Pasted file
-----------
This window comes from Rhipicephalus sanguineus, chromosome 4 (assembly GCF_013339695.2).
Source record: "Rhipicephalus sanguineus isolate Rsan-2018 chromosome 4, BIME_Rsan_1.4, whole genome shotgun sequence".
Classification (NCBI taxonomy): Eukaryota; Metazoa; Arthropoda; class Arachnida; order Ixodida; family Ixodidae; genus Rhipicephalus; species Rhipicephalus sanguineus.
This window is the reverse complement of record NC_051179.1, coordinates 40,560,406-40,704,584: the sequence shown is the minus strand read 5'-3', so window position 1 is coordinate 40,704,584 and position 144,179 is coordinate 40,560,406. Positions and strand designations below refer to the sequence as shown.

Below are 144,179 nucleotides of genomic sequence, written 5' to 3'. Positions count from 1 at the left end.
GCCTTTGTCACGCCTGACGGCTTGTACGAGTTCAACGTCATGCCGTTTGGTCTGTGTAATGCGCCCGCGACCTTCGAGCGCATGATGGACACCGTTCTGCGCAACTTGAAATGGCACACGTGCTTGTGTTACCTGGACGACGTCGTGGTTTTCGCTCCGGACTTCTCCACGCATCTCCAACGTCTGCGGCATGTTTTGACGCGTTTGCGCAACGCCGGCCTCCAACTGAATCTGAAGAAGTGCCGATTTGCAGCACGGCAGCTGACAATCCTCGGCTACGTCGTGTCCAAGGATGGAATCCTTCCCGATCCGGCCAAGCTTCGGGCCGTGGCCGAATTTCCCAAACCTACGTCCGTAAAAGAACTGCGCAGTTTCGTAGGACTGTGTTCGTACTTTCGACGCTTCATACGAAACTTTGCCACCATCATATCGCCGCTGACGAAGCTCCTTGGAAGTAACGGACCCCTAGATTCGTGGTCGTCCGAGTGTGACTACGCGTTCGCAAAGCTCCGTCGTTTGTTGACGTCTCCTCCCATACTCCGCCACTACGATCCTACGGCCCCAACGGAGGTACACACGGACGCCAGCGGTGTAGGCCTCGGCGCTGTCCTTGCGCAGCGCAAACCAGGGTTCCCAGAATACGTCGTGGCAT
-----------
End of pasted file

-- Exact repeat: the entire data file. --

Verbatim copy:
This window comes from Rhipicephalus sanguineus, chromosome 4 (assembly GCF_013339695.2).
Source record: "Rhipicephalus sanguineus isolate Rsan-2018 chromosome 4, BIME_Rsan_1.4, whole genome shotgun sequence".
Classification (NCBI taxonomy): Eukaryota; Metazoa; Arthropoda; class Arachnida; order Ixodida; family Ixodidae; genus Rhipicephalus; species Rhipicephalus sanguineus.
This window is the reverse complement of record NC_051179.1, coordinates 40,560,406-40,704,584: the sequence shown is the minus strand read 5'-3', so window position 1 is coordinate 40,704,584 and position 144,179 is coordinate 40,560,406. Positions and strand designations below refer to the sequence as shown.

Below are 144,179 nucleotides of genomic sequence, written 5' to 3'. Positions count from 1 at the left end.
GCCTTTGTCACGCCTGACGGCTTGTACGAGTTCAACGTCATGCCGTTTGGTCTGTGTAATGCGCCCGCGACCTTCGAGCGCATGATGGACACCGTTCTGCGCAACTTGAAATGGCACACGTGCTTGTGTTACCTGGACGACGTCGTGGTTTTCGCTCCGGACTTCTCCACGCATCTCCAACGTCTGCGGCATGTTTTGACGCGTTTGCGCAACGCCGGCCTCCAACTGAATCTGAAGAAGTGCCGATTTGCAGCACGGCAGCTGACAATCCTCGGCTACGTCGTGTCCAAGGATGGAATCCTTCCCGATCCGGCCAAGCTTCGGGCCGTGGCCGAATTTCCCAAACCTACGTCCGTAAAAGAACTGCGCAGTTTCGTAGGACTGTGTTCGTACTTTCGACGCTTCATACGAAACTTTGCCACCATCATATCGCCGCTGACGAAGCTCCTTGGAAGTAACGGACCCCTAGATTCGTGGTCGTCCGAGTGTGACTACGCGTTCGCAAAGCTCCGTCGTTTGTTGACGTCTCCTCCCATACTCCGCCACTACGATCCTACGGCCCCAACGGAGGTACACACGGACGCCAGCGGTGTAGGCCTCGGCGCTGTCCTTGCGCAGCGCAAACCAGGGTTCCCAGAATACGTCGTGGCAT